Rabbit Predators

There are many rabbit predators that will attack or eat the rabbit, including man. In fact, rabbits have more than most.

Depending in which part of the world you live, will determine the most likely predators you need to be aware of.

With domestic/pet rabbits, perhaps the most common predators are pet dogs, pet cats and foxes.

However, don't think these are the only ones.

Many people are surprised to learn that large birds are a predator to rabbits, especially if the rabbit is a baby, young or a small breed type. Such birds, depending on where you live, include Hawks, Sparrow
Hawks, Owls, Falcons, and kestrels.

Other rabbit predators include Weasels, ferrets, badgers, stoats and snakes.

If you have a pet rabbit and it is outside for any amount of time you must give the rabbit constant supervision. When not supervising, it
is recommended that the rabbit is kept inside a secure run or hutch.

Rabbits can die from shock or a heart attack just because a predator is stalking around outside the hutch. When confronted by a predator the rabbit can panic and injure themselves or simply die of shock.

Any hutch or run must have a private box or hiding area to really protect your rabbit. You should let the rabbit escape and hide, like into a private box in the hutch. Keep a close eye on your rabbit while it is out.

With their acute vision, hearing and smell, a rabbit can sense the presence of a predator, such as fox or a raccoon (depending where in the world you live), even in your neighbour's yard.

Many raccoons and foxes can open hutches. The raccoon can climb tress and open doors. Foxes may live under sheds or tree roots/stumps.

No garden or yard is free of predators whether you live in the city or the countryside. If you're in a part of the world where you get Raccoons, they can easily travel up through storm drains and arrive in urban areas.

With some rabbit predators, wire cages are no protection for a rabbit. If your rabbit cannot stay in your house at night, then it is always best to try and make sure the rabbit is enclosed within solid walls such as a garage, basement or in a garden shed over night.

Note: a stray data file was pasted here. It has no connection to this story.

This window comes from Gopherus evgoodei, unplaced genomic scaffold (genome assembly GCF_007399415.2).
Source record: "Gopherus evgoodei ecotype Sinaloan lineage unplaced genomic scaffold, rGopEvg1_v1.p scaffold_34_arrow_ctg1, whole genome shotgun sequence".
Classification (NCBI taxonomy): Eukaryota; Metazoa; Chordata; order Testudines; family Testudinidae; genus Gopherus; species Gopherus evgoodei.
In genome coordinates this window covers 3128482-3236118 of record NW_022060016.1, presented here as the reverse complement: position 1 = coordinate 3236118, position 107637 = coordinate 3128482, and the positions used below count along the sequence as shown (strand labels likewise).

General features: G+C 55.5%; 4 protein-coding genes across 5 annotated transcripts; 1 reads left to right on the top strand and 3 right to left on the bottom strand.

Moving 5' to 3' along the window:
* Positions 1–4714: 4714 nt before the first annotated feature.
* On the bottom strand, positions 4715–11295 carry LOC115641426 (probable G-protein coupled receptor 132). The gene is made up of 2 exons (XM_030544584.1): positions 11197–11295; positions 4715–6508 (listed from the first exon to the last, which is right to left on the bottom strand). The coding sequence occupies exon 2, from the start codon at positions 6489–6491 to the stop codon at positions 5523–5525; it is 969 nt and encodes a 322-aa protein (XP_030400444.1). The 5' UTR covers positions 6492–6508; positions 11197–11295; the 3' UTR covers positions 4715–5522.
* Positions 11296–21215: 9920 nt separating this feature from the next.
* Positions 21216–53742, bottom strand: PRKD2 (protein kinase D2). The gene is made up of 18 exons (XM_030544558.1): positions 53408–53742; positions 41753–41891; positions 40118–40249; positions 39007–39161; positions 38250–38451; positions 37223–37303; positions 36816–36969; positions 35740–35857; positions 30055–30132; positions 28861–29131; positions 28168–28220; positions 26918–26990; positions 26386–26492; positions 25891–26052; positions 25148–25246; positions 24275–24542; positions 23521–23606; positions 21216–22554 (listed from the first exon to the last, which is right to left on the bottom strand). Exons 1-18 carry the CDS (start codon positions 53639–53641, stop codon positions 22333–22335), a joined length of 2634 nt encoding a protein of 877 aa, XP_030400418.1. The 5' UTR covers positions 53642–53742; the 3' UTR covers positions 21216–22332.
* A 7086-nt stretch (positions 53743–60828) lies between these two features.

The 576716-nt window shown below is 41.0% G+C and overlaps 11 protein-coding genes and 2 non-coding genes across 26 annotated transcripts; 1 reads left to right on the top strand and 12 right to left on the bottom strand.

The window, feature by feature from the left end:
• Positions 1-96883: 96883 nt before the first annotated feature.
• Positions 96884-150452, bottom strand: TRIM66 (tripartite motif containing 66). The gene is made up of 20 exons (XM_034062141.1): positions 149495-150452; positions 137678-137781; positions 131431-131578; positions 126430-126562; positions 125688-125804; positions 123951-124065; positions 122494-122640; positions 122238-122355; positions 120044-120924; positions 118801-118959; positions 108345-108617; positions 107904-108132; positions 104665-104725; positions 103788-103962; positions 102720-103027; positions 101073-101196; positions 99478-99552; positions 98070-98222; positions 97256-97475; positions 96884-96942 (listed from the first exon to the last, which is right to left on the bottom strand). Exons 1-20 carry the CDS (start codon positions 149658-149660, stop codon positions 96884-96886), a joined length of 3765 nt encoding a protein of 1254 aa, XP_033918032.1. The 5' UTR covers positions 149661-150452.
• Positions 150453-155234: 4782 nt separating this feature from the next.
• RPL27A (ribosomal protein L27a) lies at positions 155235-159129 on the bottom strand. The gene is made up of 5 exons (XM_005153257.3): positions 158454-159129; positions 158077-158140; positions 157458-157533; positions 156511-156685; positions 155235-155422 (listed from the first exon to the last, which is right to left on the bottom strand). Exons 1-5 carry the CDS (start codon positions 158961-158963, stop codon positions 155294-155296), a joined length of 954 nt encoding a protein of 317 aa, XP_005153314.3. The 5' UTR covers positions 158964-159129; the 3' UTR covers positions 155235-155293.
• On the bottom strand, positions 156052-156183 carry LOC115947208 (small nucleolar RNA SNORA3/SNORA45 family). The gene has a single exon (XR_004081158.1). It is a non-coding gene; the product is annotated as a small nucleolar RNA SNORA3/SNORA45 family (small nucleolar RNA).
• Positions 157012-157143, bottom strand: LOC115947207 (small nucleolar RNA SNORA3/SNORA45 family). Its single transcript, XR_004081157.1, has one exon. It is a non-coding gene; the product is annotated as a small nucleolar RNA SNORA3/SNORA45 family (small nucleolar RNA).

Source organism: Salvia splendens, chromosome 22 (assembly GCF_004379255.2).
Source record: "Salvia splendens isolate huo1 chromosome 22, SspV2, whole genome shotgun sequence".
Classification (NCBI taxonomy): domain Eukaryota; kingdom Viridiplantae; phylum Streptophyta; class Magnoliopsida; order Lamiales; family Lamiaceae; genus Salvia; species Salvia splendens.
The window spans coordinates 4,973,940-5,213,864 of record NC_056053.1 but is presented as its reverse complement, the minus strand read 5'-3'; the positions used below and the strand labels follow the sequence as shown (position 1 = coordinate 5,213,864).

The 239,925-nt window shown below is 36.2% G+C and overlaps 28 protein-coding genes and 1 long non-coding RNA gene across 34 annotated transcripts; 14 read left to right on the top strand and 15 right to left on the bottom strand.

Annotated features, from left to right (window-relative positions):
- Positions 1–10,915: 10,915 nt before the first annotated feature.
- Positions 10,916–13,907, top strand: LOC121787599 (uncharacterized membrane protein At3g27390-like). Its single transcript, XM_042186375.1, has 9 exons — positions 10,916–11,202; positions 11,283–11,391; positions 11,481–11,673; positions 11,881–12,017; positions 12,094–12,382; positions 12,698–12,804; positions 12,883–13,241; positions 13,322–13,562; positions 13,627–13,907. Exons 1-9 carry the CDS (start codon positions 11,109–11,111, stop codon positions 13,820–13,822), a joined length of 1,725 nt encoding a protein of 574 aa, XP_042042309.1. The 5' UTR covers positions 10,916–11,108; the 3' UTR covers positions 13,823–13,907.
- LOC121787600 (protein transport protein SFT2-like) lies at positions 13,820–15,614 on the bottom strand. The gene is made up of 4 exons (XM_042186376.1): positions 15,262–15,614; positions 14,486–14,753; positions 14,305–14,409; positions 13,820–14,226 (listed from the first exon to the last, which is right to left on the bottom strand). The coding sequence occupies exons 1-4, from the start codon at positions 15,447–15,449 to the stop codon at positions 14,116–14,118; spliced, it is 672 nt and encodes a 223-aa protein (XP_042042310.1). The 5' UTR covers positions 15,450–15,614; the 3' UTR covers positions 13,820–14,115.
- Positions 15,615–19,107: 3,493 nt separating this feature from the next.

Again with pet rabbits, humans can also be a threat, if the rabbit is left outside in a hutch overnight or even unguarded in a run during the
day.

For wild rabbits, any other wild animal, large or hungry enough to be bothered, can be a predator.

Humans of course top the list of rabbit's predators and have been the rabbit's main enemy for the last 200 years or so, since the rabbit was regarded as a major pest.

Wild rabbits cause a lot of damage to crops, farmers land, gardens and the countryside.

During the 20th century when the rabbit population was much larger, they caused such extensive damage to crops and trees and in Britain, they were included in the Pests Act 1954.

Man, then became the biggest of the rabbit predators.

In Britain, in 1954, a flea-carried virus called myxomatosis was introduced to the wild rabbit population and this killed more than 95% of Britain's rabbits.

Myxomatosis is a very distressing disease, affecting the eyes and brain.

The vast reduction in rabbit numbers, ironically also caused a decline in the number of foxes, buzzards and other predators as well as affecting
the growth of vegetation. Plants such as gorse, bramble and coarse grasses grew in excess.

Since those times, rabbits are again common to the countryside, as over time rabbits have, in general, built up a resistance to the virus.

Nature's patterns work in cycles and although rabbits are once again causing damage to crops and plantations they are providing their predators with much needed food.

Without rabbits, a lot of downland, cliff tops and similar land areas would be overgrown with gorse, bramble and hawthorn scrub.

As an example of nature's cycle, Wild rabbits suppress growth of shrubs by nibbling the growing shoots with the resulting turf encouraging growth of low-growing plants such as vetches and trefoils.

In turn, these small flowering plants attract butterflies and the short grass is suitable for other insects such as ants.

The insects in turn attract many species of birds.

Cliff tops are not suitable for crops, so rabbits are tolerated here and you can see how rabbits actually do more good than harm.

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